Take the 2-minute tour ×
Stack Overflow is a question and answer site for professional and enthusiast programmers. It's 100% free.

I have the following methods in my Authentication class that is called by my controller. I know the controller can call the SetAuthCookie itself, but I'd prefer the additional abstraction.

public void FormsAuthSignIn(string loginName, bool rememberMe = false)
    FormsAuthentication.SetAuthCookie(loginName, rememberMe);

Just looking at FormsAuthentication in the object browser reveals no members that I can use to see if this has worked? Should I build a test controller using the Authorize attribute and call a method on it inside my test? What should I do here?

share|improve this question

2 Answers 2

up vote 1 down vote accepted

I believe that the only thing to be unit tested here is that SetAuthCookie was called with the right parameters. You don't need to test FormsAuthentication's logic.

This can be achieved by hiding FormsAuthentication behind an interface, and implementing your own stub for it just for tests, that will count calls on methods.
Any mocking framework will help you with this task, while Moles / Typemock Isolator and such will allow you to mock SetAuthCookie directly.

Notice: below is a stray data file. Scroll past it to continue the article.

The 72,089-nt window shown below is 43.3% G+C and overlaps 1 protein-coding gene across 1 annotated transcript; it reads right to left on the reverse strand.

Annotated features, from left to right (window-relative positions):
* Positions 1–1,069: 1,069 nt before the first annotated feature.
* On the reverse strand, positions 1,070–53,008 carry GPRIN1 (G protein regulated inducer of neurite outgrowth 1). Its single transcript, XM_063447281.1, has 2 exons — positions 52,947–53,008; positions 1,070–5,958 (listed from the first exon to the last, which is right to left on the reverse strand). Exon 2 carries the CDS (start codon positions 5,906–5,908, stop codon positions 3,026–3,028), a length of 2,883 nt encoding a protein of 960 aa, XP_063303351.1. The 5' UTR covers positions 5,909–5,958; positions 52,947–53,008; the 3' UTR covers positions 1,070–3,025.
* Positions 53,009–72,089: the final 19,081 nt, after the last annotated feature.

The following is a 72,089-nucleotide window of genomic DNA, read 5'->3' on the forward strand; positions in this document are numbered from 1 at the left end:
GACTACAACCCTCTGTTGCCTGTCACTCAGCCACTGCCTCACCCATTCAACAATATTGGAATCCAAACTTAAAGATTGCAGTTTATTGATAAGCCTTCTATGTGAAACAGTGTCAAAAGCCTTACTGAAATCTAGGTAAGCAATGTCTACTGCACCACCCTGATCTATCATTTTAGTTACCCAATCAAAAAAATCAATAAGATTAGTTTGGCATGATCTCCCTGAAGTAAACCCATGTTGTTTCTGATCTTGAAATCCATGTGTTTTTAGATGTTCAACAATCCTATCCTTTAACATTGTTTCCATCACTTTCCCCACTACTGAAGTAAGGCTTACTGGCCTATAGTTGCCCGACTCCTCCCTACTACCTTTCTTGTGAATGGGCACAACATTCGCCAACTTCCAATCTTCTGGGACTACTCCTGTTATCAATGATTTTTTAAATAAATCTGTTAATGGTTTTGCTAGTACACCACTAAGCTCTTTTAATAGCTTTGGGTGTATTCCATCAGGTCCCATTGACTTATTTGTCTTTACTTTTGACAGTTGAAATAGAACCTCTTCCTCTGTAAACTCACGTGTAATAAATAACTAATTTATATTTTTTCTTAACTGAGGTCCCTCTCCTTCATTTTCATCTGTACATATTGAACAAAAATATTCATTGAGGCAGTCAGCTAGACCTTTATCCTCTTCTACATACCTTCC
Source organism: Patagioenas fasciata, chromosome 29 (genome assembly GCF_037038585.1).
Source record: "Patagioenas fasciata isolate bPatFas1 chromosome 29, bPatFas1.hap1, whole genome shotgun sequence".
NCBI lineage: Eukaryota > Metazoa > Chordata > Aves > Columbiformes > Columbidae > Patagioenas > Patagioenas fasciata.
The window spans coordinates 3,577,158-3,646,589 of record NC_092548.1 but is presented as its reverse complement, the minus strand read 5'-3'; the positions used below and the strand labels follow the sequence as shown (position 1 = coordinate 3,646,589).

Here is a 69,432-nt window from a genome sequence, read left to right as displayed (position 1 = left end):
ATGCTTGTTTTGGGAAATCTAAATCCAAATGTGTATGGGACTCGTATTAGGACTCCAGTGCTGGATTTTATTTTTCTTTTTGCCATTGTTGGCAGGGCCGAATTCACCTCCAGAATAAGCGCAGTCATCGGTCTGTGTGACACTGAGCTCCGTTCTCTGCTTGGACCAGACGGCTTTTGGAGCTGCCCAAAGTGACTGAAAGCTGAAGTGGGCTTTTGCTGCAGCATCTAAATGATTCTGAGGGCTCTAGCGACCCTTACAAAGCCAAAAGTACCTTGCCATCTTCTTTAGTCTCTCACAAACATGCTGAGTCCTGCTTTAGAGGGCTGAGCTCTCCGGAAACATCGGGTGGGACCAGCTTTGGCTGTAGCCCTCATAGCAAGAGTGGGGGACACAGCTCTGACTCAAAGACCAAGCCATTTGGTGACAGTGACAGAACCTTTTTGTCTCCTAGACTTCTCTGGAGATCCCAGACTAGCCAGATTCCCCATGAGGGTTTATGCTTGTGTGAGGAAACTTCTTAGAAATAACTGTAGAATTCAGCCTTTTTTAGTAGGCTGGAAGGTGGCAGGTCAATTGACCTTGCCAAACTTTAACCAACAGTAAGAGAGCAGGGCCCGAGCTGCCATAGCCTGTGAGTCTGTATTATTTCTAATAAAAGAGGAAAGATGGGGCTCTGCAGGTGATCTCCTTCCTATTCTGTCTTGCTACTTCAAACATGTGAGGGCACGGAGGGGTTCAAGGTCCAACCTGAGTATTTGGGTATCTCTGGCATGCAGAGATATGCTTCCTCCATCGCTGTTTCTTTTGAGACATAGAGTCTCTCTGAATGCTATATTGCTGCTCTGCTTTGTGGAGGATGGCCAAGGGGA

Beyond that, IMHO, in this case:

public class MyClass
    public int Foo()
        return Bar();

    private int Bar()
        return BarInner();

    private int BarInner()
        return BarInnerer();

    private int BarInnerer()
        return 42;

Only Foo should get tested - all the other methods are an implementation detail.
Same as in this case - There should be a test for the caller of FormsAuthSignIn, that asserts that FormsAuthSignIn is called in the right cases.

share|improve this answer

I agree with @seldary's answer, the general way to test any call to a static method is to abstract out that call in your own class, and have an interface to that.

But there is another way (arguably less "pure") if you don't want to modify your production code: some mocking frameworks use hacks to workaround this exact situation, by allowing you to mock calls to a static method.

Look at PowerMock for instance: http://code.google.com/p/powermock/

This is a tutorial to use it: http://www.michaelminella.com/testing/how-to-mock-static-methods.html

(PS: I said "less pure" as Powermock is playing with the classloader and is sometimes not considered a good use of mocking, especially by the London school of mockists)

share|improve this answer

Your Answer


By posting your answer, you agree to the privacy policy and terms of service.

Not the answer you're looking for? Browse other questions tagged or ask your own question.